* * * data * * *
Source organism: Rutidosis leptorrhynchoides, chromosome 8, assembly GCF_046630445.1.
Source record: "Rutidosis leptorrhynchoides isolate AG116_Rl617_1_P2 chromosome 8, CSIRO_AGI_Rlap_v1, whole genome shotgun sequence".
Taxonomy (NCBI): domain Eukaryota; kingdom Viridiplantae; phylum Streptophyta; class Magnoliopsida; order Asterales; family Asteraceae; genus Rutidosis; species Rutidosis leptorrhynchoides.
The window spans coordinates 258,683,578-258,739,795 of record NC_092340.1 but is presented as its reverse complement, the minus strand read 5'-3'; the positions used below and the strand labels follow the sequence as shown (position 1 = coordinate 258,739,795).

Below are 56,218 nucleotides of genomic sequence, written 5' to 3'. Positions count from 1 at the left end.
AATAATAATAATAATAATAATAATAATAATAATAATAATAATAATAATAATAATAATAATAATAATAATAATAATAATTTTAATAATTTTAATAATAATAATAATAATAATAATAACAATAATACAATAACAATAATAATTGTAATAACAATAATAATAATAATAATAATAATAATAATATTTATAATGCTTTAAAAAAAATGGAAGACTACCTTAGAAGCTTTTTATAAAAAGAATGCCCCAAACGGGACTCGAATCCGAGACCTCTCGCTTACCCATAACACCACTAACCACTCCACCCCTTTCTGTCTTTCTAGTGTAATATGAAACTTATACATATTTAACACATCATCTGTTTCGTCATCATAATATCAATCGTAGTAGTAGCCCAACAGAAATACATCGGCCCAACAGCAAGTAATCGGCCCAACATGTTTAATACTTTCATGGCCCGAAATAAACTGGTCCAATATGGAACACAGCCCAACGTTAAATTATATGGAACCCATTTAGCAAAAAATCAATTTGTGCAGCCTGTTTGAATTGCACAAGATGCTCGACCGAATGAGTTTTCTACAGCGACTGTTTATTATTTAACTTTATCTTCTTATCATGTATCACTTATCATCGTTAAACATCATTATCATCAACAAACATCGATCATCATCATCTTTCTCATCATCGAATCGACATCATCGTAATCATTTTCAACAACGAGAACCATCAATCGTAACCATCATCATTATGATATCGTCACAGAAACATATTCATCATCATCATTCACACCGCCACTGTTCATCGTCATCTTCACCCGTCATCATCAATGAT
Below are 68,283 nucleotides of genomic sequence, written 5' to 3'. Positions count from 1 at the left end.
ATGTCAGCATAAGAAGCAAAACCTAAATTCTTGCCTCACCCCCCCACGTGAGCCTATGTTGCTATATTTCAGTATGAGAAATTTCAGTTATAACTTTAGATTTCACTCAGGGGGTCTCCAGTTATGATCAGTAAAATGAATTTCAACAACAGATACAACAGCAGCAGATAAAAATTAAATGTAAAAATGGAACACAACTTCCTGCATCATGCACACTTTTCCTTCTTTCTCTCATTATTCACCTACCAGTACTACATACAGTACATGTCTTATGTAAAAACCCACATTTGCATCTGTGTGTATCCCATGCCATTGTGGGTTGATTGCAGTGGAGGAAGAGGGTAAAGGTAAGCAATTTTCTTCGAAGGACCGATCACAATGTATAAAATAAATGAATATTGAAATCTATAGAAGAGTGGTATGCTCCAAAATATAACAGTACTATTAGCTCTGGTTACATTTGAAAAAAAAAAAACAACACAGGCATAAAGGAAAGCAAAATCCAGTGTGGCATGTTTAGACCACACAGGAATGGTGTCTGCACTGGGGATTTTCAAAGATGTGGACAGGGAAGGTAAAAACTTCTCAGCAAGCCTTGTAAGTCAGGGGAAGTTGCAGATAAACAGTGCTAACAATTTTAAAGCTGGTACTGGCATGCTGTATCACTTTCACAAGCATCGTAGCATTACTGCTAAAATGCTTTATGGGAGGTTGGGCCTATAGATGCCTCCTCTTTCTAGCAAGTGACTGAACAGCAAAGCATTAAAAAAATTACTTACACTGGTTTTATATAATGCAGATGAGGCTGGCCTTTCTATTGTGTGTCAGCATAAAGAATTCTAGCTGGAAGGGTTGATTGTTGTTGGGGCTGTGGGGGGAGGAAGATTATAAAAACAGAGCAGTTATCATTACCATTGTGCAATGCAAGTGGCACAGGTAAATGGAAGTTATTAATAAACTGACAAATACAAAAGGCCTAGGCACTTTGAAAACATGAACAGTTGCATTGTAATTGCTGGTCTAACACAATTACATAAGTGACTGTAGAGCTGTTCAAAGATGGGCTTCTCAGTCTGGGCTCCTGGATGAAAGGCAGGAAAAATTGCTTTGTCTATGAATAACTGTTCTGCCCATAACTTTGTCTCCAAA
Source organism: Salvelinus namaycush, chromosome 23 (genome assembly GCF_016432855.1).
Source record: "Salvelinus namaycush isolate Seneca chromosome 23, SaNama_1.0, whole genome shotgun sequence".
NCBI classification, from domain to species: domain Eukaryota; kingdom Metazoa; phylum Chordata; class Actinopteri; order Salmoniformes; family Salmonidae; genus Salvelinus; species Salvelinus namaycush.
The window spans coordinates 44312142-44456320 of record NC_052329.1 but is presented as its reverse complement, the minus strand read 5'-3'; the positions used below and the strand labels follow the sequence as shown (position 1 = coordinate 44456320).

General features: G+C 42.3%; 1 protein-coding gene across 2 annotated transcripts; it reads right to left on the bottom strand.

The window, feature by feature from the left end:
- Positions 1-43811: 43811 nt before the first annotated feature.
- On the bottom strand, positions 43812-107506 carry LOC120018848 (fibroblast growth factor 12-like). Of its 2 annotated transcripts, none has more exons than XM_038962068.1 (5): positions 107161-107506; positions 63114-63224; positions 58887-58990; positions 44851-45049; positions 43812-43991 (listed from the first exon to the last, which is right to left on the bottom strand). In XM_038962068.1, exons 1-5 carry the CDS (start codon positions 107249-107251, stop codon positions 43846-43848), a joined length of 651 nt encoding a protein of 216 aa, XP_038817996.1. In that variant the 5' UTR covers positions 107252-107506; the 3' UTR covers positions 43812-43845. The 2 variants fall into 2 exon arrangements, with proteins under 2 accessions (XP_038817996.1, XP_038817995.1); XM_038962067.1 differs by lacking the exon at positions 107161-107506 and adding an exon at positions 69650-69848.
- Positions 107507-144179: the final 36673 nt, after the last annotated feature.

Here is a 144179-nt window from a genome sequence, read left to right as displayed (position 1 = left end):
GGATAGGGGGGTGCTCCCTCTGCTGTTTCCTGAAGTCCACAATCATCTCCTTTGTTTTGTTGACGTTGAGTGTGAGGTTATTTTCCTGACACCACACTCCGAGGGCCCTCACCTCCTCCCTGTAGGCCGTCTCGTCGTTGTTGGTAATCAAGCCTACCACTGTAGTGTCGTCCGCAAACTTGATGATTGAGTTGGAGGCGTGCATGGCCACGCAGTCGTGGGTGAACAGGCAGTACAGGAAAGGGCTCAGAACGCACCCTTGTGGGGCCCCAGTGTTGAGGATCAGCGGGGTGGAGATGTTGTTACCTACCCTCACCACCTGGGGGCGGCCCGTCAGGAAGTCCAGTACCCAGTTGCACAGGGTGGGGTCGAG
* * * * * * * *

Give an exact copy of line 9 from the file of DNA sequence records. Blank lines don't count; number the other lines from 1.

Source organism: Salvelinus namaycush, chromosome 23 (genome assembly GCF_016432855.1).